The Chesapeake Bay Bridge connects the state’s rural Eastern Shore region with its urban Western Shore. Officially, it is the Gov. William Preston Lane Jr. Memorial Bridge.
The Bridge is part of US 50 and US 301 and is a busy link between Baltimore and Washington. Summer months and peak hours are notorious for traffic congestion.
Prior to the first span’s construction, ferries served as the Bridge’s transportation, and a task force investigated the possibility of building a third span.
Chesapeake Bay Bridge for Kids
- Its highest point is 186 feet high
- It’s called the Bay Bridge by locals
- It opened on July 30, 1952
- The Bridge is 4.3 miles (6.9 km) long
- The Bridge connecting the eastern and western shores of Maryland
Proposals and ferries
As early as the 1880s, studies were conducted on a bridge across the Chesapeake Bay, but construction was halted after the 1929 Wall Street Crash.
The bay was crossed by ferries from the colonial period until 1952. In 1941, the State Roads Commission took over the ferries and moved the western terminus to Sandy Point.
Construction of 1952 span
The Maryland General Assembly passed legislation authorizing a bridge at the Sandy Point – Kent Island location in 1938, but the Bridge’s construction was delayed by World War II. It opened to traffic on July 30, 1952, and was dedicated to Governor William Preston Lane Jr.
The Maryland General Assembly authorized a new bridge in 1967 to add a span to the existing Bridge. In 1969, construction on the project began, and it was completed in 1973.
High winds and narrow spans make the Bay Bridge one of the scariest bridges in the country.
Extreme weather has closed the Bridge four times, including Hurricane Isabel in 2003, Hurricane Irene in 2011, and Hurricane Sandy in 2012.
On August 10, 2008, a tractor-trailer fell from the Bridge, killing the driver. Inspections revealed corrosion inside the barriers, which prompted immediate repairs.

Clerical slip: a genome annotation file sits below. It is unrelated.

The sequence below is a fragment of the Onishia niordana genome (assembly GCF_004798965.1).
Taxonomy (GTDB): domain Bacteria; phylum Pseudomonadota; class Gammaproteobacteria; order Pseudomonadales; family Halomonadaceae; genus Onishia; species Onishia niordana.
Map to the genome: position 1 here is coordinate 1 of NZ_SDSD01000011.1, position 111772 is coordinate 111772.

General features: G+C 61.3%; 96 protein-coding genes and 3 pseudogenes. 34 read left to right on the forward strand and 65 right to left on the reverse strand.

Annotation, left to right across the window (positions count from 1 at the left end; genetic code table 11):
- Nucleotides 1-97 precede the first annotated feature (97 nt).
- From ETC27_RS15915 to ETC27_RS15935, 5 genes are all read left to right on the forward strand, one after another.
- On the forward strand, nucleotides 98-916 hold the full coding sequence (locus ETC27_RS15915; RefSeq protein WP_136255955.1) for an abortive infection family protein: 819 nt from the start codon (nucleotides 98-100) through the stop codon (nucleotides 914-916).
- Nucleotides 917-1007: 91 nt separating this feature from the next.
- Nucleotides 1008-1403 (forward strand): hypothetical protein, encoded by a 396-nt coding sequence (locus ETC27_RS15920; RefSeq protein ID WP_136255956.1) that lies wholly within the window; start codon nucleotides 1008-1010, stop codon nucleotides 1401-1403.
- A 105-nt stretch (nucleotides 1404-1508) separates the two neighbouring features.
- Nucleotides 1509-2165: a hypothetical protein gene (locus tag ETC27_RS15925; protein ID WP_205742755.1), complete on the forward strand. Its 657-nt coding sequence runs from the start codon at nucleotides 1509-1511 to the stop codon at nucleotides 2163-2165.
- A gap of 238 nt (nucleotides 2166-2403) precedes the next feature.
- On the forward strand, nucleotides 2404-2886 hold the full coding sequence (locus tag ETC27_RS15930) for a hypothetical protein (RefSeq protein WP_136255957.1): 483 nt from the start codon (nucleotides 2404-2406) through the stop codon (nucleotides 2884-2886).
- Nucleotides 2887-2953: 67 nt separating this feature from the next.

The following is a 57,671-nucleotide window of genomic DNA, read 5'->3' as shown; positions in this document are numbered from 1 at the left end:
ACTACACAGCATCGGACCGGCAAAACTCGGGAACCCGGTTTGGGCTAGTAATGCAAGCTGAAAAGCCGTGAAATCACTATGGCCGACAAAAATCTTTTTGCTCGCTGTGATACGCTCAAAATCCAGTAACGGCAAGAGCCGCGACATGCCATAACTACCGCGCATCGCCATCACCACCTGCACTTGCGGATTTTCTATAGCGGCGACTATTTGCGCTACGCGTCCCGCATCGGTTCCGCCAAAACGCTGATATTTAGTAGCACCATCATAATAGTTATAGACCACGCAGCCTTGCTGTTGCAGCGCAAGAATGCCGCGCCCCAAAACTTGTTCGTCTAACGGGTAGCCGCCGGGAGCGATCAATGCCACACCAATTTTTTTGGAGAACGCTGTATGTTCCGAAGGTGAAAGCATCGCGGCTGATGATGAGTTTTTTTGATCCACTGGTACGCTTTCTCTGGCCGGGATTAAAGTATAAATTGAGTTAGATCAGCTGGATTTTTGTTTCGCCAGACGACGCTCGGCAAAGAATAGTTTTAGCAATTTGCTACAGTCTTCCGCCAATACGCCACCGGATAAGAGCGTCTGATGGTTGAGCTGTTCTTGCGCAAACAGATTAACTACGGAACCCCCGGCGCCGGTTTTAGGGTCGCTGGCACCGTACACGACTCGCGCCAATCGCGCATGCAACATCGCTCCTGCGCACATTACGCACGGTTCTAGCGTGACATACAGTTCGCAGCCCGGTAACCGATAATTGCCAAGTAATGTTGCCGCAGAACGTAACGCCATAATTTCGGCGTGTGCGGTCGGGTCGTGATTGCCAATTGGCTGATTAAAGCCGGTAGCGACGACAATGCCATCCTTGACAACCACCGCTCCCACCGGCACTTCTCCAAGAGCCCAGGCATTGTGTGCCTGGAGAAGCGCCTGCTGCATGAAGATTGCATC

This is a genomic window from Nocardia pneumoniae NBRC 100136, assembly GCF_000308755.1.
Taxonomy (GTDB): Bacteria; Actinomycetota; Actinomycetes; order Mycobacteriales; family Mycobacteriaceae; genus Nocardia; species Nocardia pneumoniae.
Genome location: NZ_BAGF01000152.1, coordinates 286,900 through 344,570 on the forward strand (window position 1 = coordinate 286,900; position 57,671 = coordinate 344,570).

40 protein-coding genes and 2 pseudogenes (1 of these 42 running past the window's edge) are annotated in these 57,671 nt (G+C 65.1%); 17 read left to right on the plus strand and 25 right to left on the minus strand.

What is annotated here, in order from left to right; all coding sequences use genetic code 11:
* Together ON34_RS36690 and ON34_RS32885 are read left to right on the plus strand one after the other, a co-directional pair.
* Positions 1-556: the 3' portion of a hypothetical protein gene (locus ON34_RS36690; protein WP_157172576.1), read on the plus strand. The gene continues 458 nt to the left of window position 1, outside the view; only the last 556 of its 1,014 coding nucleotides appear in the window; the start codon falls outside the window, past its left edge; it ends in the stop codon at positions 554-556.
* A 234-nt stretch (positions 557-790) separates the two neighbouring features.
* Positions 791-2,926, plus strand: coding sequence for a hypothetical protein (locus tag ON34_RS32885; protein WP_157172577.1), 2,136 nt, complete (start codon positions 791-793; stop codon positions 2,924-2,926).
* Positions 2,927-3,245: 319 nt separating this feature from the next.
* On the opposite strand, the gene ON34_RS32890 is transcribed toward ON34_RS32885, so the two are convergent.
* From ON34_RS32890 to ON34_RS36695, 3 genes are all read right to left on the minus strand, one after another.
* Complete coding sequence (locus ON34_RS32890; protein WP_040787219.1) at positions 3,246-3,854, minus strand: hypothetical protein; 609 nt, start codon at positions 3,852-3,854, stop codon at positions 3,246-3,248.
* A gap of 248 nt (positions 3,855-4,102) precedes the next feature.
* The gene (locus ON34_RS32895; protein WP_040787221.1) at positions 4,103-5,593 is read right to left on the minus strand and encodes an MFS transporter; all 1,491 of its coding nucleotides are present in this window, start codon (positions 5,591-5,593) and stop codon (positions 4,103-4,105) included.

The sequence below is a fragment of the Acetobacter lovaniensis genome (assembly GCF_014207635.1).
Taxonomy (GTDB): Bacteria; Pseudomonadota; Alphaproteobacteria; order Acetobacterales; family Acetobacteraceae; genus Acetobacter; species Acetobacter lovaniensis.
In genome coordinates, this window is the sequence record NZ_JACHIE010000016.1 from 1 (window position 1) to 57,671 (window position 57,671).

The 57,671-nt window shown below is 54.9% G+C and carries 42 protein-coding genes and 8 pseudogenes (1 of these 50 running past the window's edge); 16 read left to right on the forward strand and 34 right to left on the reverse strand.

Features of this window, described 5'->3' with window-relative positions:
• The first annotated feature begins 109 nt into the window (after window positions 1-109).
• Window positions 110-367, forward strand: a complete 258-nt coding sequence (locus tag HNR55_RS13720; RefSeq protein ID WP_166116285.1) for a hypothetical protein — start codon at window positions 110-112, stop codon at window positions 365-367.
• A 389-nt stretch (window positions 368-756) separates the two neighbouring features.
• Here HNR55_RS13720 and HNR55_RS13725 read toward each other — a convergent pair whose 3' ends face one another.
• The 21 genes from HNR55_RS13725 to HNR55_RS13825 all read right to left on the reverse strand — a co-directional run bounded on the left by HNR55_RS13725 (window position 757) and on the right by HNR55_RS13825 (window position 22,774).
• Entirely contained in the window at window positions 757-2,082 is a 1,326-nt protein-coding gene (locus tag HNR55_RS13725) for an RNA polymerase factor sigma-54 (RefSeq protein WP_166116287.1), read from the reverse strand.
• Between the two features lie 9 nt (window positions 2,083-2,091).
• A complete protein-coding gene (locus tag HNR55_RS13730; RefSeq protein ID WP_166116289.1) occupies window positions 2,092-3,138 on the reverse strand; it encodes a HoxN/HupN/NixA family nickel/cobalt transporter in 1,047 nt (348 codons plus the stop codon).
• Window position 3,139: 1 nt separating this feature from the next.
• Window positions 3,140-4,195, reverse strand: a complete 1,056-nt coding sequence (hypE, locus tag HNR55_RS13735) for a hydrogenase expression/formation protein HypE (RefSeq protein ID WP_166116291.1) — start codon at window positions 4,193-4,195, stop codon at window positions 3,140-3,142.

Specifications and operations
In Anne Arundel County, Sandy Point Bridge has two spans, an older one of 354 feet (108m) and a newer one of 379 feet (116m).
There are no structural differences between the spans except for the number of lanes. They were designed by J. E. Greiner Company.
In order to cross the bay’s shipping channels at 90 degrees, there are two main spans, flanked by deck truss and steel girder spans, and a curve near the western terminus.
Panoramic view of the Bridge, looking south. The anchoring points for the main cables are at water level for the eastbound span and at deck level for the westbound span.
The traffic patterns on the Bridge can be adjusted via lane control signals on both spans and approaches. On weekends, one lane of the westbound span is dedicated to eastbound traffic.
To prevent tailgating and vehicle collisions, pink markers were installed along the eastbound span in 2006.
Two-way operations on the westbound span were improved by the MDTA in April 2013. Left and right lane switching is no longer possible, regardless of two-way operations.
In January 2020, the tollbooths on the eastbound side of the Bridge were removed and replaced with lane control signals and an automated gate system to allow quicker implementation of two-way traffic on the Bridge.
Crossovers, reversible lanes, and two-way traffic are monitored using cones and barrels by the MDTA. In the event of inclement weather, the MDTA will stop all traffic and escort traffic across the Bridge in the reversible lane.
Tolls and fees
The MDTA operates the Bay Bridge and charges $2.50 for one-way tolls. All-electronic tolling began on May 12, 2020.
A walk and run along the Bay Bridge
Governor Larry Hogan participates in 2016 Across the Bay 10K, which takes place on the eastbound span of the Bay Bridge.
The Annapolis Striders hold a 10K race across the Bridge before the walk. Proceeds go to the Chesapeake Bay Trust.
The first walk was held in 1975 and was canceled several times throughout the 2000s due to poor weather conditions, security concerns, construction activity, fiscal concerns, and manpower concerns. In 2011, a non-profit group proposed sponsoring the walk at no cost, but the 2012 event was canceled.
The MDTA, Queen Anne’s County, and an outside company organized a 10K race across the Bridge in 2014, which has since been held virtually due to maintenance on the Bridge.
Since the Bridge opened, southern Queen Anne’s County has become a bedroom community, and Ocean City has grown from a small town to the second-largest city in Maryland.
In 1948, US 50 was extended to Ocean City to provide better access to the new Bay Bridge. In the 1950s, US 50 was rerouted onto the long-proposed Annapolis – Washington Expressway, and in 2002, a freeway bypass around the north side of Salisbury was built.
By 2025, traffic across the Bridge is expected to increase by 40%. There was a task force formed to investigate a new Chesapeake Bay crossing.
The Maryland Transportation Authority rejected 11 of 14 potential sites for a third span, citing significant environmental and economic impacts.